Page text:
Martox featuring Gian Rojas, ‘Pausa’

All cool grooves and saccharine strings, Martox’s “Pausa” is best enjoyed with a spiked seltzer. The Dominican duo, alongside the producer and vocalist Gian Rojas, collage disco grooves and syncopated bass lines into a prismatic beachfront boogie. HERRERA

Jhay Cortez, ‘Tokyo’

The penultimate track on Jhay Cortez’s new album, “Timelezz,” exemplifies a small rebellion happening in Spanish-language pop. At times, the production is aquatic; at others, its twinkling synths resemble a midnight drive through the streets of the Japanese capital. With a thumping four-on-the-floor rhythm, the track is another sign that reggaeton’s major players are embracing the textures of house music, and stretching the genre’s boundaries beyond the realm of stale pop. HERRERA

Japanese Breakfast, ‘Glider’

In “Glider,” a song she wrote for the video game Sable, keyboard patterns enfold Michelle Zauner, the singer, musician and producer who records as Japanese Breakfast. There’s wonderment in her voice as she sings about an excursion into the unknown: “It feels like everything is moving/Around me.” The keyboards start out plinking like music boxes, soon to be joined by sustained, cascading chords, an ever-thickening structure that can’t constrain her delight. PARELES

Aoife O’Donovan, ‘Reason to Believe’

In a live-streamed home performance last year, the virtuoso folk singer Aoife O’Donovan played the 10 songs on Bruce Springsteen’s “Nebraska,” front to back. She accompanied herself alone on acoustic guitar, as Springsteen had on the original album in the early 1980s, but that’s about where the similarity ends. The original album was desperate and dark, with doubt coursing through its tracks like murky blood; O’Donovan treats them as canon, saluting Springsteen’s songcraft with clear, pitch-perfect articulation and affable delivery. The approach is suited best to “Reason to Believe,” the finale, a Springsteen classic that contemplates the mysterious pull of resilience. GIOVANNI RUSSONELLO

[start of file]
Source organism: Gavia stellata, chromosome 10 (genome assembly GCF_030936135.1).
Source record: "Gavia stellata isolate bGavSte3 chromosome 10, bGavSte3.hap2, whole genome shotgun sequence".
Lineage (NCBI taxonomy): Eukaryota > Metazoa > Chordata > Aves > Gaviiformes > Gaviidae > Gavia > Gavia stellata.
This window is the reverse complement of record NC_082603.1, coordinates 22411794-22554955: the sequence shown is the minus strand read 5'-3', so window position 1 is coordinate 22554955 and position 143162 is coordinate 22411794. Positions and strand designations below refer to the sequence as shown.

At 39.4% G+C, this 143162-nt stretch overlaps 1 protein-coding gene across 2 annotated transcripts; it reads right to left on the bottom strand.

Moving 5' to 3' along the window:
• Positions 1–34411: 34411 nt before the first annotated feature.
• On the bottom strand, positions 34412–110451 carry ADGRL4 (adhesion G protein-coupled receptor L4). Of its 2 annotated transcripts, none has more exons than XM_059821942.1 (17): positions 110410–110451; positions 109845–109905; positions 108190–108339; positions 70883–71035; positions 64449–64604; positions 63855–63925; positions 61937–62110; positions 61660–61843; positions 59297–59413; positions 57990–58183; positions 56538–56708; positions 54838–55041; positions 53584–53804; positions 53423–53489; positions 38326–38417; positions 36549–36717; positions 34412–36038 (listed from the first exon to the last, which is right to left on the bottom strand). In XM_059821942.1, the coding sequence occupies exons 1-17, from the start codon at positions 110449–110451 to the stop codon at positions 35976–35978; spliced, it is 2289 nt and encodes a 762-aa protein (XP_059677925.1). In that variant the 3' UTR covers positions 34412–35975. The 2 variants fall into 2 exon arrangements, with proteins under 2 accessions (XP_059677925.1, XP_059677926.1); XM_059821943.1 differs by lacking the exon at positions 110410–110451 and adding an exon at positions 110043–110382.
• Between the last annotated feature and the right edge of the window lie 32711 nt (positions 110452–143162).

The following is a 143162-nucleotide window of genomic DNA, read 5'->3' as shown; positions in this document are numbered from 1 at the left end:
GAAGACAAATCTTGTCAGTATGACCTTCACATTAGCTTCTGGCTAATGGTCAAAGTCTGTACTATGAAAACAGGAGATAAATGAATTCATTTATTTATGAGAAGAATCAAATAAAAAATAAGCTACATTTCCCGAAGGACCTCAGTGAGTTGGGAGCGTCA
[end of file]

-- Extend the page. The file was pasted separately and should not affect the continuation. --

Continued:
Ruby Landen, ‘Pt. 1’

Ruby Landen’s blend of Celtic-tinged acoustic-guitar fingerpicking and bowed strings — cello and fiddle — echoes the introspection of songwriters like Nick Drake. But she has her own story to tell, with an unassuming but pointed voice, in songs like “Pt. 1.” It’s an anatomy of a failed relationship — “Was it the safety of my presence that made you come undone?” — that she relays patiently and quietly. Then she segues into a modal, accelerating instrumental coda, picking behind fiddle and steel guitar, that needs no words to capture the underlying pain. PARELES

Nate Smith featuring Joel Ross and Michael Mayo, ‘Altitude’

On drums, Nate Smith is in the business of inspiriting. Far from flashy, he’s an ebullient technician who keys into the subtleties of his bandmates’ playing and laces joie de vivre into his own. Smith, 46, just released “Altitude,” a breezy original and the latest single from a forthcoming album, “Kinfolk 2: See the Birds.” His band, Kinfolk, is joined here by a pair of young and prodigious improvisers: the vibraphonist Joel Ross and the vocalist Michael Mayo. The music video captures the group recording the song in the studio, just before the coronavirus pandemic struck; when Mayo digs into a short scat solo, improvising flawlessly in little rhythmic zags in the lower register and high-flying longer notes, you can see — and hear — him passing inspiration back and forth with the drummer. RUSSONELLO